Happy 30th birthday, Roman Finds Group!

Roman Finds Group chose the city of Salisbury as the perfect place to celebrate our 30th anniversary at our Autumn 2017 conference, ‘New Research from Finds from South and South-Western Britain’. Over two days, Salisbury Museum provided a beautiful backdrop to our diverse programme of papers; delegates also enjoyed a private viewing of the Wessex Gallery and the special Terry Pratchett exhibition, as well as a guided tour of Salisbury Cathedral. Sarum College was a wonderful venue for our delegate accommodation and for our celebratory Reception.

RFG Committee would like to extend warm thanks to committee members Stephen Greep and Jörn Schuster for organising such a busy and successful meeting, and to Debbie Greep for our delicious, beautiful cakes. Jörn’s design for the decoration was inspired by Constantinian celebratory 20th anniversary coins, reading VOT XXX – RFG – MVLT XL (Vota 30, ad multos annos 40, meaning ‘given you 30, and promise 10 more’).

Thank you to committee members Justine Bayley, Stephen Greep, Jörn Schuster, Sally Worrell, Jenny Hall, Angela Wardle for speaking and chairing, and thank you to speakers Alyson Tanner, Sophie Hawke, Eleanor Ghey, Anna Tyacke, Louise Tunnard, Bruce Eagles, Rachel Seager Smith, David Roberts, Richard Henry, Ruth Pelling, Michael Grant, Mike Bishop, Owen Humphreys, Miles Russell, and Tatiana Ivleva. Members can look forward to a full review of the conference in the next issue of Lucerna.

It was lovely to see so many archaeologists, finds specialists, Finds Liaison Officers and others at the conference, and Committee was especially pleased to celebrate our 30th anniversary with so many founder and new members. RFG Chair Justine Bayley spoke briefly about 30 years of Roman Finds Group: past, present and future; you can read her words here (coming soon).

As with our last few meetings, it was a sell-out with 85 attendees. Future meetings will secure larger rooms to ensure that we can accommodate everyone wishing to attend

RFG was also pleased to mark this occasion with many interested followers not present at the event; over the course of the seven days around the conference, our Twitter feed received nearly 15,000 ‘impressions’ (views). Committee member Nicola Hembrey tweeted and curated tweets sent by delegates from the event, and was heartened by the huge amount of engagement we attracted with our #rfg2017 hashtag (hashtag analysis is not reflected in the large number above), with many delegates carrying on their lively discussions online after the conference had finished.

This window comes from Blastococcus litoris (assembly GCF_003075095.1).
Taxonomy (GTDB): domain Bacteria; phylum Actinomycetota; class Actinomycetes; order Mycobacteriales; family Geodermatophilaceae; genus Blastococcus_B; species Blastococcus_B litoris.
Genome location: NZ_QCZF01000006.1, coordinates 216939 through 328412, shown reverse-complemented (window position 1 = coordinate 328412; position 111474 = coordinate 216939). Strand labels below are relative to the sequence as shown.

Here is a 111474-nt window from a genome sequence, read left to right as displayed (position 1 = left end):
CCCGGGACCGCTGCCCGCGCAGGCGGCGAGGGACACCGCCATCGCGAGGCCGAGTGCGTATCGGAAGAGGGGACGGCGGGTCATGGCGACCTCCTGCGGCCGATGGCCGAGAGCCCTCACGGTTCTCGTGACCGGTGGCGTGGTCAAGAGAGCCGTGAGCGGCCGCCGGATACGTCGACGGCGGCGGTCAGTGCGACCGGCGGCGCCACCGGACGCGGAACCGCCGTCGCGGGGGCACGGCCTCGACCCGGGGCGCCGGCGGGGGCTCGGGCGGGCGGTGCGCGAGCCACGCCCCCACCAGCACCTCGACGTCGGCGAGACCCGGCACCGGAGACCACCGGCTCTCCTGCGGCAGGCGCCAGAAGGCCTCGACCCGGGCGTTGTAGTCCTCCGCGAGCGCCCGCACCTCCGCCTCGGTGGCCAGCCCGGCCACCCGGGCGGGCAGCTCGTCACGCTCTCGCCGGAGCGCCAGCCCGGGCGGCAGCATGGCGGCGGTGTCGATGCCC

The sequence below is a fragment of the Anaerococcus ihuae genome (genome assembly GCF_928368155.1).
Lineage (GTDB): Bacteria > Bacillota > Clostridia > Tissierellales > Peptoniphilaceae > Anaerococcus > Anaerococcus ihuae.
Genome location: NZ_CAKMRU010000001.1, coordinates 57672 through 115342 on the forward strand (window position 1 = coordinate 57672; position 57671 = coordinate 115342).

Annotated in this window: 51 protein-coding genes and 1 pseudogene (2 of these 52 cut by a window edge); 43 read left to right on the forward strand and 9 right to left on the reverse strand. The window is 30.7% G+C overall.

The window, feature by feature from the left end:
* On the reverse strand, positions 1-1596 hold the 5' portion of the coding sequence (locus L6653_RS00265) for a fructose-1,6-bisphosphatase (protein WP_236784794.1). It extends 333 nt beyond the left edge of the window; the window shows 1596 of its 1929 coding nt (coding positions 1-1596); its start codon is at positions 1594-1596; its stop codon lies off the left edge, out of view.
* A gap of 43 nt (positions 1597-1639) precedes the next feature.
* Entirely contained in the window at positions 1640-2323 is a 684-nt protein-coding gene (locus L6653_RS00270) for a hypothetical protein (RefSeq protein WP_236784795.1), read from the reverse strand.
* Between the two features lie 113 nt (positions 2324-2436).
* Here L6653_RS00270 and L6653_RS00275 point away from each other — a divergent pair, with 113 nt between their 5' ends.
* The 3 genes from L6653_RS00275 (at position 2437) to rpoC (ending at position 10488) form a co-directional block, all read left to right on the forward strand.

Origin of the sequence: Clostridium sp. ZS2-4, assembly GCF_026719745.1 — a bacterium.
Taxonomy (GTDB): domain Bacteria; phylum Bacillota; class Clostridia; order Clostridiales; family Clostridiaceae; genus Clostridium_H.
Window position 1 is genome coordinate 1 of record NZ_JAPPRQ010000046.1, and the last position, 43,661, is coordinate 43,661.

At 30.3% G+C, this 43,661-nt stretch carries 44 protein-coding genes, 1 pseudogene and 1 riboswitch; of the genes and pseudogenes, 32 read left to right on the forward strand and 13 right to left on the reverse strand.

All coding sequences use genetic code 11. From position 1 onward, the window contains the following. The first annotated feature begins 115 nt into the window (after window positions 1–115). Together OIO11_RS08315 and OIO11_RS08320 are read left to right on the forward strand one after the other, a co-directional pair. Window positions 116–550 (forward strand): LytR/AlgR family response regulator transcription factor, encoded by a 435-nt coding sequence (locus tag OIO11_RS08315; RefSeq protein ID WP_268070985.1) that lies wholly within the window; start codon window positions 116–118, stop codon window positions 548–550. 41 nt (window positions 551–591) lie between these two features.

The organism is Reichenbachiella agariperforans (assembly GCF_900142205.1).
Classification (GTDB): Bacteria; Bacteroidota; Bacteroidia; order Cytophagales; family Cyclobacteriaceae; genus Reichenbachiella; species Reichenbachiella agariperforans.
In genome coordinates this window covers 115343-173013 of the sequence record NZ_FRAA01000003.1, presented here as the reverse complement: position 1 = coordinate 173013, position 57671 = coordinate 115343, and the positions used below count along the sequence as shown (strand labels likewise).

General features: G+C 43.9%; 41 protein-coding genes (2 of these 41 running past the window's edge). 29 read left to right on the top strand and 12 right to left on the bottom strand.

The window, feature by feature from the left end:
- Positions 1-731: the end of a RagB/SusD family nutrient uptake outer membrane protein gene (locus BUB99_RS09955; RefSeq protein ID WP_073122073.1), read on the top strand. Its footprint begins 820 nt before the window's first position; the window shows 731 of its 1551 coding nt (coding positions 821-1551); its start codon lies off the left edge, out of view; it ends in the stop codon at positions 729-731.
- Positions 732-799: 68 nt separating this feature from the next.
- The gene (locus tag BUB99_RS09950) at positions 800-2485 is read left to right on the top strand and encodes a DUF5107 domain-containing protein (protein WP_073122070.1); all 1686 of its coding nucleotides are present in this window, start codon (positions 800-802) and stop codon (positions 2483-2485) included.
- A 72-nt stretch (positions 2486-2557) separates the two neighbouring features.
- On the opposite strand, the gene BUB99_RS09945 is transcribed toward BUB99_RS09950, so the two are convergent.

All are welcome to our next RFG Conference in Canterbury on 23-24 March, based around the Richborough collections. Booking details will be advertised on Twitter and the website and in Lucerna to members in due course.

RFG were thrilled to celebrate our 30th anniversary with so many founder and new members. Seen here are Justine Bayley, Stephen Greep and Quita Mould (thank you to Jackie Keily for this photograph)

Our 30th anniversary cake (thank you to Jon Sloper for this photograph)

Thank you to Stephen Greep for this photograph

Raising a toast to many more years of RFG (thank you to Edwin Wood for this photograph)

NH: 25th Oct 2017 20:00:00


Latest News

Call For Papers

Call for Papers. The Welwyn Archaeological Society and the Bishops Stortford Museum are pleased to announce the third Archaeology in Hertfordshire: Recent Research conference to be held at the Museum on July 14th 2018.... Read More »

Masterclass on Romano-British Brooches

We are delighted to announce that Roman Finds Group committee member Dr Jörn Schuster will be offering a one-day Masterclass on Romano-British Brooches with former RFG committee members Dr Hella Eckhardt and Dr Emma Durham from the University of Reading. This one-day event will enhance your skills in the description, identification and dating of Romano-British brooches. You will also learn about the way the PAS records brooches and the research potential of personal adornment for our understanding of Roman Britain.... Read More »